Developments in gene editing are often met with moral panic. Every new announcement raises outrage over the audacity of scientists “playing God”. The existence of mutant mosquitoesand designer babies are often framed as threats – evidence that science fiction has crossed over into real life.
There are clear dangers when the language of fear and scandal hijack public conversations on complex matters. But this doesn’t mean we should leave the discussion on genome editing – the process of altering an organism’s genetic sequence to produce favourable characteristics or remove unwanted ones – solely to scientists.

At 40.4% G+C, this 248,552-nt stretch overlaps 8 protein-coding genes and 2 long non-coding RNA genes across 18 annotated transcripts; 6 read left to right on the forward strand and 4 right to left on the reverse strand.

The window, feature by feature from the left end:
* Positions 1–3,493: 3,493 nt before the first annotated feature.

That danger was sharply underscored in 2018, when a young Chinese researcher announced he had engineered the birth of what may very well be the first genetically modified humans. “I feel proud,” he told the public, a year before he was jailed for forgery.
And so we reach an impasse. As global leaders face pressure to regulate genome editing, questions about who drives these ethical debates persist. Should leaders listen to scientists, who may be vulnerable to moral blindness, or to the... see more